You can find some good deals by purchasing homes in the pre-foreclosure phase. One effective foreclosure investment strategy is to negotiate with the owner who is trying to unload the property to avoid the foreclosure auction and to pay off their debts. Although owners are also trying to get approved for loans to avoid losing the property, in many cases, because of their dire financial situation, they are unlikely to be approved. For obvious reasons, these owners will do almost anything to avoid foreclosures that will destroy their credit records, so you may be able to make a lucrative deal on a quality property with an owner. Another advantage is that, unlike an auction, you can thoroughly inspect the property before buying and do not have to pay for it in cash.
The Foreclosure Auction
Real estate investors can find properties at deep discounts by going to foreclosure sales and auctions. At this phase, the lender is simply trying to recoup the money it lent to the owner, and you may find discounts of 60%. There are some disadvantages, however, to using auctions for foreclosure investments. You have to buy the property as it is, and may not get a chance to give it a thorough examination for problems. In addition, you will have to come up with the money right away, and won’t have time to apply for bank loan. However, for real estate investors who have plenty of cash and work well with contractors, foreclosure auctions can be a bargain basement for quality properties.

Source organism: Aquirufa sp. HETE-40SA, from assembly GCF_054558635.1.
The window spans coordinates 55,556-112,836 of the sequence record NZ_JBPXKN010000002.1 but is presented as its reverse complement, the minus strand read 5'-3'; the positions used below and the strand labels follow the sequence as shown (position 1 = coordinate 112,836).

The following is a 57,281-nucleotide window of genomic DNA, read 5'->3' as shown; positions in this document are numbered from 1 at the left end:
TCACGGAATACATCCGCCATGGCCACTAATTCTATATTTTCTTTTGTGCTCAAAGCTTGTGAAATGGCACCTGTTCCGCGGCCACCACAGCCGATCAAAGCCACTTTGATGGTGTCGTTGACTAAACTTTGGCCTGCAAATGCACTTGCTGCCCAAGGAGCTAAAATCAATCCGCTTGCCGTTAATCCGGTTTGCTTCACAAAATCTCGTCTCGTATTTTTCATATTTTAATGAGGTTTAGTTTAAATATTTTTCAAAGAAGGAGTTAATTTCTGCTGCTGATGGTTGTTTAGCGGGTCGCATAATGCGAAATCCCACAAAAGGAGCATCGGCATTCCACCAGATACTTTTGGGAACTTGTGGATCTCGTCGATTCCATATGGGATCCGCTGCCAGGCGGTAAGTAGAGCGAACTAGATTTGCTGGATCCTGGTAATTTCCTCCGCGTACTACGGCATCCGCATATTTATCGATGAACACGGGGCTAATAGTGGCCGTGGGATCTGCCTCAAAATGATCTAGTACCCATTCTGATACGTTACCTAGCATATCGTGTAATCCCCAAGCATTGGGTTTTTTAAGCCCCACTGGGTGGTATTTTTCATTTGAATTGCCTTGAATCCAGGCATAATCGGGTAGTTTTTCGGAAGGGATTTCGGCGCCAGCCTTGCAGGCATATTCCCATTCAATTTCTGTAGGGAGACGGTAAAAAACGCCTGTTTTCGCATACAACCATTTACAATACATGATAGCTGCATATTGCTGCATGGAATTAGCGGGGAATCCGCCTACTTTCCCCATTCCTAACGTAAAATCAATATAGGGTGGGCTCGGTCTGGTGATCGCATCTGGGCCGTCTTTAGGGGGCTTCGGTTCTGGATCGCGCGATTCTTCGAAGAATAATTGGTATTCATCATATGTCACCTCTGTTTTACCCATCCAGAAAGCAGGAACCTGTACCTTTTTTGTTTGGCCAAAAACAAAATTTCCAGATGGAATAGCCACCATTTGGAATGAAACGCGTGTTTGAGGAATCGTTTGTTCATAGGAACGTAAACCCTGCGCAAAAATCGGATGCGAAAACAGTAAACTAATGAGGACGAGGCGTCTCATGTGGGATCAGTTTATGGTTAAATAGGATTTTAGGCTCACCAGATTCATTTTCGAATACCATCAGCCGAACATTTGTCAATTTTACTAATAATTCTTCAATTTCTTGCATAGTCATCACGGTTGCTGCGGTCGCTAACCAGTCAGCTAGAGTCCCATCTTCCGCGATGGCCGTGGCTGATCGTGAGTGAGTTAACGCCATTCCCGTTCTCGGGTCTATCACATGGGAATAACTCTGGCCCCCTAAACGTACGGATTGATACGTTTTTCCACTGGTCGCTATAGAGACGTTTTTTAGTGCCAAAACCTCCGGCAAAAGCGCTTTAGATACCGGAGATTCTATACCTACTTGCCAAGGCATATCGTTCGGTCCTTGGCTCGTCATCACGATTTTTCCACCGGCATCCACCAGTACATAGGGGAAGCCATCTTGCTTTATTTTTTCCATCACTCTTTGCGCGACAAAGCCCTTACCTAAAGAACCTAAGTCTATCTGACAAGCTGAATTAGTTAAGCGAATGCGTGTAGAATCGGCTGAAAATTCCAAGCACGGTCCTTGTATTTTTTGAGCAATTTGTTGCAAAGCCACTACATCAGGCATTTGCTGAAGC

The story is not over, however, even if there has been a foreclosure auction. After the auction, the owner is given a redemption period during which he or she can buy back the property if they are able to come up with the money. If you purchased a property at a foreclosure auction, you will still need to pay the mortgage and property taxes during the redemption period. For foreclosure investment, a shorter redemption phase is desirable, but in some areas, this period can last up to a year. Find out what the redemption period is for the area where you are investing.
How to Find Foreclosure Investments
There are a number of ways to find foreclosure properties for investment:
Real estate websites
Real estate agents
Multiple Listing Service
Bank REO Departments
You can find properties listed for foreclosure investments on regular websites such as Zillow and Trulia. In addition, local agents also have listings of foreclosure properties. The Multiple Listing Service or MLS is a fantastic resource for foreclosure investment. These lists are accessed by real estate agents, but you can find resources online to gain access to this information. When banks take over properties that have defaults on mortgages, these properties are known as REO or Real Estate Owned. Although the banks turn over the information on these properties to MLS, you can try to get a list of REOs from banks before they have made the listings. Other foreclosure properties not listed on the MLS can be found at the HUD Store.
There are a number of advantages and caveats associated with foreclosure investments. For one thing, it may be reassuring to know the real reason the owner is selling—that he or she can’t pay the mortgage—rather than trying to figure out what is wrong with the property or neighborhood. In many cases, foreclosures are high quality and are the result of an owner purchasing above his or her means a property they can’t afford. However, you may get stuck with a house with problems, especially if you purchase it at an auction where inspection isn’t so simple. Also, indebted owners may not have been able to afford to fix up their home in a long time, so have the number of a good contractor and be prepared.